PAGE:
The real trouble began when her boyfriend moved into the house (our house!) and brought his troubled son, Brad’s age.
That cut off my “friendly contact” with her and any pretense of civility. This made relating to my sons doubly difficult, half their lives off-limits. Legal fights followed, as did the attendant drama in their home. Not their fault, my sons. Ours. Mark was about to graduate from high school, so I arranged for a panel of tests to identify his natural talents in selecting a college major— engineering. Mark finished third in his class and got his first choice at an out-of-state university.
Another legal fight over our prior financial agreement on his college costs, I paid. Mark was caught squarely in the middle.
The six-hour drives I made with him to/from his school were awkward conversations, my questions about school and his fraternity, his short answers. Mostly he slept. I should have seen the resentment and anger. This continued for five years. He graduated, passed the PE exam on the first try, got engaged.
At the wedding reception of 200, we sat in the back of the room at a table with my former wife, her boyfriend, and old, disabled relatives of the bride.
Mark seldom called, ran the Marine Corps Marathon twice without my knowledge, never told his friends about me. My relations with his wife were rocky from the start and persisted. When he called, it was on the way home after work. After caller ID arrived, I knew he ignored my calls. I found out about promotions and opportunities to celebrate after the fact.
For three family reunions over the years, he came late and left early, was polite, but reserved. I assumed he was climbing the corporate ladder, raising two daughters, and tending to a needy wife. I wanted to break through, but I didn’t know how. Didn’t have the guts. I wondered if he felt the same way.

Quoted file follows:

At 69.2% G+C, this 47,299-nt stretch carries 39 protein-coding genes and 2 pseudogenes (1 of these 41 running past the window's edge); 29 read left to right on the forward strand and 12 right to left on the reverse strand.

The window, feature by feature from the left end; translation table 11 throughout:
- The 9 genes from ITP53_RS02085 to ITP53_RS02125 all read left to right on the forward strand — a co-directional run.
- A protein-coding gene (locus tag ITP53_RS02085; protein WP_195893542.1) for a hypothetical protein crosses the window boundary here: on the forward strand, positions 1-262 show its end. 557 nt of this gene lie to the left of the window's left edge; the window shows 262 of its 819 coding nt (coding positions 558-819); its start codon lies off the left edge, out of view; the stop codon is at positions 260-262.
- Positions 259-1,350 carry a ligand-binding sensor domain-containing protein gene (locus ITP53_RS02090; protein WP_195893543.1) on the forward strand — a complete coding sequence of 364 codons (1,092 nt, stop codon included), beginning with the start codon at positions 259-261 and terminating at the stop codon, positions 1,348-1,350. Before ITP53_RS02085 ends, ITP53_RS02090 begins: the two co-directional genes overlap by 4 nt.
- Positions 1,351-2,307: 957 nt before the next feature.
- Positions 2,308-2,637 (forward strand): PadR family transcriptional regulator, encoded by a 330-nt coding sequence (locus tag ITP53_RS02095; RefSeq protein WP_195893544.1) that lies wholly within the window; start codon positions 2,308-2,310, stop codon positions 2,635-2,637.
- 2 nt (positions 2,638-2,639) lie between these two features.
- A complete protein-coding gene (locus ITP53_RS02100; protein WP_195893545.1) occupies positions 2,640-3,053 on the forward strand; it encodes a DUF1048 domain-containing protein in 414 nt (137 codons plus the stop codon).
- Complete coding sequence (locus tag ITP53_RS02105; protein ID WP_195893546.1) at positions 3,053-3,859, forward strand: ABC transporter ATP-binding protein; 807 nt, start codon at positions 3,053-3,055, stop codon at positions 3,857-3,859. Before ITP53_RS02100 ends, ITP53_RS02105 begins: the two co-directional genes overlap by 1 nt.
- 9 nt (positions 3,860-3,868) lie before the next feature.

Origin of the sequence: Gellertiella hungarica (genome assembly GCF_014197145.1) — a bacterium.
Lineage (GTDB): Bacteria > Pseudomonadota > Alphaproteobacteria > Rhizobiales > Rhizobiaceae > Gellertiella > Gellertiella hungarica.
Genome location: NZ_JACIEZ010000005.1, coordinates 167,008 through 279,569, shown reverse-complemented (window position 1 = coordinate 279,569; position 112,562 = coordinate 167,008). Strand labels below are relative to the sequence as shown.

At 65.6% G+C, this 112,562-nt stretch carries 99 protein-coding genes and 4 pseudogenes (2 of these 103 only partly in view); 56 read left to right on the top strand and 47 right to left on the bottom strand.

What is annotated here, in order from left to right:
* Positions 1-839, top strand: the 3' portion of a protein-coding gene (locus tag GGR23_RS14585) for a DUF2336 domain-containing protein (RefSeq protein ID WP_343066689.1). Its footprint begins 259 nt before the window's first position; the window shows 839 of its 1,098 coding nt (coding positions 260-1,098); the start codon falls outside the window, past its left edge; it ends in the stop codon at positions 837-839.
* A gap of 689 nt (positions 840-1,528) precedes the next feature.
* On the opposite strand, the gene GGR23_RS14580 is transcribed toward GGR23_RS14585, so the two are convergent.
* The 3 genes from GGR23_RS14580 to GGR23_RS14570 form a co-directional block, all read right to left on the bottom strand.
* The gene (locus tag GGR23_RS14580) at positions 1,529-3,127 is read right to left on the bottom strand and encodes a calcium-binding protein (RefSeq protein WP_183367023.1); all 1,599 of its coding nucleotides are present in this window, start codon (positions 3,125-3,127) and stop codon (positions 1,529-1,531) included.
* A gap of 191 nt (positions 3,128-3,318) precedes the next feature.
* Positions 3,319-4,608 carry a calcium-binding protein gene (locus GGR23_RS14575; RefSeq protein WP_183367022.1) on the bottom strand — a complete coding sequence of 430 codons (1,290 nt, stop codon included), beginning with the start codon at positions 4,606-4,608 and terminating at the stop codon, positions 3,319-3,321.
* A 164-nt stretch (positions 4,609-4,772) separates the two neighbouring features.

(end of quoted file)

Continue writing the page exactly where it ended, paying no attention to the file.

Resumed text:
Three years ago, Cindy, my new wife of 17 years told me to wake up. I didn’t believe her. She wrote Mark a letter. “Your dad is getting older. We never know when do we? Resolving issues is never too late, unless it’s too late.”
Mark flew down for a meeting, advised us he had ‘no problems’ with us, got on the plane, went home. We haven’t talked for almost three years. Cindy and I are heartbroken, losing our two granddaughters, not being part of their lives.
It’s hard to explain my sorrow because it’s mixed up; swirled with other emotions. They include anger, of course, at him, me, my former wife, his wife. Who takes the fall here?
Now forty-five, his wife has problems; my fifteen-year-old granddaughter battles depression and has identity issues; he’s the CEO of a big firm. I’m the father that failed him without knowing it. For what it’s worth, he has treated his mother, my former wife, about the same.
I thought life experiences, his, would bring him around someday, realize that shit happens, mistakes happen without intent. People get hurt. They recover, or not. I had hoped he would get over it. He didn’t.
I’ve rationalized, maybe he’s introverted and analytical, not damaged by the divorce. That would be easy, but wrong. His actions and inactions over the years tell a different story. He made a choice long ago, one I was not aware of. That choice was not mine, but his.
Brad, his younger brother by four years, has been a loving and connected son. He was likely too young and not caught up in the college finance disputes among other things.
We will never know. Should we have talked with his school counselor? Obviously, I was blind to his pain, the pain he hid so well. I always wondered why he had no interest in my life, the reason for his one-arm hug from a distance.
Mark has been a frequent topic of discussion with Cindy over the years, and much soul searching by me. Less so now, as time passes. Too much space to fill. It’s easier, less painful, not to think about it. Yet, here I am, writing about it.